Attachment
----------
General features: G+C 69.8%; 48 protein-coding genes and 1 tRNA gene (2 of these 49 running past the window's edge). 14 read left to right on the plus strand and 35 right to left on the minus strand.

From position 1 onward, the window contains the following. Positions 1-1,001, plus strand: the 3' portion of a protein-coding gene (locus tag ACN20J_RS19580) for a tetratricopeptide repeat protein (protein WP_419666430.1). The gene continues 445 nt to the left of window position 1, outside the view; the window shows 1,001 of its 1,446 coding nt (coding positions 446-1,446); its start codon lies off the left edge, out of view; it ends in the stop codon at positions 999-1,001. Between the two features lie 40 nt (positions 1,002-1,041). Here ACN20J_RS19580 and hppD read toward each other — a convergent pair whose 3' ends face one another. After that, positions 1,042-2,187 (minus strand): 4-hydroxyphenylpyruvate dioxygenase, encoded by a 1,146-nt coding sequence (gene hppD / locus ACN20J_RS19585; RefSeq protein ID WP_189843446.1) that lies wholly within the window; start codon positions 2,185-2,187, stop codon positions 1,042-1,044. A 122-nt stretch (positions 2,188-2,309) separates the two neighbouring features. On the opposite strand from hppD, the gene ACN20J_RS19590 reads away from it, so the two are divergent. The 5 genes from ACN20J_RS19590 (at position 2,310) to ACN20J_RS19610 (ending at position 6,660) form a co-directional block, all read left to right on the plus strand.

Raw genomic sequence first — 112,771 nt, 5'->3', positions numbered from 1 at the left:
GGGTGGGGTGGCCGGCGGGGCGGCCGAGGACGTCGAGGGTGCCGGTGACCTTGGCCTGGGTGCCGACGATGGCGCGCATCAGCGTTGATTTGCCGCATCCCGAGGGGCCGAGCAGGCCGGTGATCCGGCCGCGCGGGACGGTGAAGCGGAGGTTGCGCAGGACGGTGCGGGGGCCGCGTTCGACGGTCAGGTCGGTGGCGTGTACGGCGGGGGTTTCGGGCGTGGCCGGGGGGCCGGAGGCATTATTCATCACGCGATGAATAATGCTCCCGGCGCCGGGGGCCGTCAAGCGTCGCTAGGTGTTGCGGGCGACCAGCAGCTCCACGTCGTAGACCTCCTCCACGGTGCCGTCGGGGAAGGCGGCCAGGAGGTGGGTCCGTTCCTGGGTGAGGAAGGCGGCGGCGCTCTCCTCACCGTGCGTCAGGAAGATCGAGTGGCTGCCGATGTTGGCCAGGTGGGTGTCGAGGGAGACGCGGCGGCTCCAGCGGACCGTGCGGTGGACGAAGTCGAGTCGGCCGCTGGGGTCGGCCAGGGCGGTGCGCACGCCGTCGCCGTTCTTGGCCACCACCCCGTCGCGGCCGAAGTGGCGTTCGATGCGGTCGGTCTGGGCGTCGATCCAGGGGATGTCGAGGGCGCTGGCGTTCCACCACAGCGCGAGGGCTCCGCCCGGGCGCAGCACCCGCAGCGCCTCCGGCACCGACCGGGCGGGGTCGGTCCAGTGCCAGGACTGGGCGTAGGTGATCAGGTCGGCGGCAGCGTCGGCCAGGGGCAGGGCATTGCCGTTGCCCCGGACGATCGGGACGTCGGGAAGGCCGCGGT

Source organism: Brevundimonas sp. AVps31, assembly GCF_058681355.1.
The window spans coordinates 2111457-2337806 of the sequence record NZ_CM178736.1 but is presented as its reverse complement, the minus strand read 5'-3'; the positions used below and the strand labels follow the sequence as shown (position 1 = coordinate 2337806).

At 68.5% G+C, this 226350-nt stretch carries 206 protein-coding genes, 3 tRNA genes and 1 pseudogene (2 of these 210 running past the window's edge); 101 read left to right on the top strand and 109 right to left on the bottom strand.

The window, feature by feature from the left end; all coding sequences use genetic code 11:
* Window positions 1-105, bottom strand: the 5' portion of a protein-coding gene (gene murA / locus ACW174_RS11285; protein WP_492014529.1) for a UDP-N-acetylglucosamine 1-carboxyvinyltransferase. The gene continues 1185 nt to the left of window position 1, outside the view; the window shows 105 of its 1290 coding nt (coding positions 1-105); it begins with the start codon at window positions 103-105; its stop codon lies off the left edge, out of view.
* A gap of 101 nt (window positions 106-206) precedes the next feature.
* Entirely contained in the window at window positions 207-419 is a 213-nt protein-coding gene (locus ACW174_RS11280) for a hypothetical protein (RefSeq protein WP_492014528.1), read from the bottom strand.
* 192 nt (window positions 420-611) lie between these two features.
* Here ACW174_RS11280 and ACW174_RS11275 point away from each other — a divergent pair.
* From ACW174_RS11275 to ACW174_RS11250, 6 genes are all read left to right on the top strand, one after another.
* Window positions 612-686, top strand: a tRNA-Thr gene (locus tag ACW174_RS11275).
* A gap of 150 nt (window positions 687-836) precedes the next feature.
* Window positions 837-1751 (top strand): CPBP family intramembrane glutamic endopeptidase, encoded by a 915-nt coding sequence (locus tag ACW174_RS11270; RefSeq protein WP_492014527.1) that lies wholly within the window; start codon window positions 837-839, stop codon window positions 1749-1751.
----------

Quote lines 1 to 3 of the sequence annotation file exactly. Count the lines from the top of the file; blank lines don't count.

General features: G+C 69.8%; 48 protein-coding genes and 1 tRNA gene (2 of these 49 running past the window's edge). 14 read left to right on the plus strand and 35 right to left on the minus strand.

From position 1 onward, the window contains the following. Positions 1-1,001, plus strand: the 3' portion of a protein-coding gene (locus tag ACN20J_RS19580) for a tetratricopeptide repeat protein (protein WP_419666430.1). The gene continues 445 nt to the left of window position 1, outside the view; the window shows 1,001 of its 1,446 coding nt (coding positions 446-1,446); its start codon lies off the left edge, out of view; it ends in the stop codon at positions 999-1,001. Between the two features lie 40 nt (positions 1,002-1,041). Here ACN20J_RS19580 and hppD read toward each other — a convergent pair whose 3' ends face one another. After that, positions 1,042-2,187 (minus strand): 4-hydroxyphenylpyruvate dioxygenase, encoded by a 1,146-nt coding sequence (gene hppD / locus ACN20J_RS19585; RefSeq protein ID WP_189843446.1) that lies wholly within the window; start codon positions 2,185-2,187, stop codon positions 1,042-1,044. A 122-nt stretch (positions 2,188-2,309) separates the two neighbouring features. On the opposite strand from hppD, the gene ACN20J_RS19590 reads away from it, so the two are divergent. The 5 genes from ACN20J_RS19590 (at position 2,310) to ACN20J_RS19610 (ending at position 6,660) form a co-directional block, all read left to right on the plus strand.

Raw genomic sequence first — 112,771 nt, 5'->3', positions numbered from 1 at the left: